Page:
A visual texture descriptor becomes useful for semantic description and classification, if it is highly discriminative and at the same time robust to environmental changes. Features using orientation histograms, such as the widely used SIFT feature, have proven to be very powerful robust local feature descriptors. These features are usually combined in histograms for global characterization. On the other hand, the MFS, which has been defined on simple image features, provides a good global characterization, and has been demonstrated to be robust to a wide range of geometric transformations. In this work the MFS is combined with a powerful feature based on orientation histograms. The resulting descriptor leads to better discriminative power and robustness to both geometric and photometric variations. The approach is applicable to both static and dynamic textures [pdf].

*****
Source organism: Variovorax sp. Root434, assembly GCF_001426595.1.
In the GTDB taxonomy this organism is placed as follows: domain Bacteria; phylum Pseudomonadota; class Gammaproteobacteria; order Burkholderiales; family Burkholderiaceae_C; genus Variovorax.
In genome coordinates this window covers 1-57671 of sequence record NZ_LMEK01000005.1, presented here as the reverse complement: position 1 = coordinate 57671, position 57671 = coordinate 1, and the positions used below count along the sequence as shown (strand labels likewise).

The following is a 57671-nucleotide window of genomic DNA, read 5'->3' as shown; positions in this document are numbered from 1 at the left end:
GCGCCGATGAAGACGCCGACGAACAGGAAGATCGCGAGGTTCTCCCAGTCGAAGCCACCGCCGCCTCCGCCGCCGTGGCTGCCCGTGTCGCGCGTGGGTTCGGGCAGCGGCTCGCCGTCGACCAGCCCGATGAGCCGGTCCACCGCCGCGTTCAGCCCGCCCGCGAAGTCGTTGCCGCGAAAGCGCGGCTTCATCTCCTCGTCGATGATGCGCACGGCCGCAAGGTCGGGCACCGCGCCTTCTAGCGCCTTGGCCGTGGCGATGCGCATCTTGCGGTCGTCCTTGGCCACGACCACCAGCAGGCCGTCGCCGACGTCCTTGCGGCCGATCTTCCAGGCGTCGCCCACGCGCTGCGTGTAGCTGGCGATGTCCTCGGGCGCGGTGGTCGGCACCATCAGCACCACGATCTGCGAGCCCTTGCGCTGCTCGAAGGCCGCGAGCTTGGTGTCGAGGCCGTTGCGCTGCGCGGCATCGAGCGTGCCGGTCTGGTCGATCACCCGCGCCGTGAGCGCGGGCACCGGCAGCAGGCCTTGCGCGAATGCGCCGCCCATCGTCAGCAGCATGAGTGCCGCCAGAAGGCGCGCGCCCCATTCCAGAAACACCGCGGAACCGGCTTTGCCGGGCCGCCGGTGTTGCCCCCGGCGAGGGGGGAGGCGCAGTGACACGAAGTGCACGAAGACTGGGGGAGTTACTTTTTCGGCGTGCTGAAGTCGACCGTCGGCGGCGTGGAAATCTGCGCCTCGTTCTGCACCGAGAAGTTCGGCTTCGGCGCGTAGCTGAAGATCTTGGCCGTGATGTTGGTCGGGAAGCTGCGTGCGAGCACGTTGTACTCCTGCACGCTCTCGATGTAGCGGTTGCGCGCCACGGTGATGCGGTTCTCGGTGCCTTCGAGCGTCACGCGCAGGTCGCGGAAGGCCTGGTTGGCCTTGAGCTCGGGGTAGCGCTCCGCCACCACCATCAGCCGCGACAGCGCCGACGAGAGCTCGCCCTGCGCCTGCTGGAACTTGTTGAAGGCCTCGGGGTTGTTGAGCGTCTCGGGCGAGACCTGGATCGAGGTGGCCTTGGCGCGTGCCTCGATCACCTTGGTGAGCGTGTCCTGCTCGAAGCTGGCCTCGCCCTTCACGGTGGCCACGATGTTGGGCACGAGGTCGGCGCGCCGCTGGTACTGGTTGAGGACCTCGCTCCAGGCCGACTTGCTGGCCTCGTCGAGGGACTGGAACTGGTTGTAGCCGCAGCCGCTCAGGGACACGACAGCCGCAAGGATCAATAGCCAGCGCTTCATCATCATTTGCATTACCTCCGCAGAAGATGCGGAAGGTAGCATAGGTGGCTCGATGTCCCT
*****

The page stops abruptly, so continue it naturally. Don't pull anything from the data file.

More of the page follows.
Discretized orientation histogram:
Within windows of different sizes orientation histograms are computed using 8 directions. Then the histograms are quantized based on their topological structure into 29 classes as shown in Fig. 1
Fig. 1.(left): Representation of the orientation histogram. (right): Representative elements for each of the 29 classes of orientation histogram templates.
The complete approach consists of four steps as illustrated in Fig.2.
Fig.2 : Overview of the approach.
Static textures are described by the descriptor given above.
The descriptor for dynamic textures is based on 3D SIFT descriptors, with a 2D histogram that captures the temporal changes.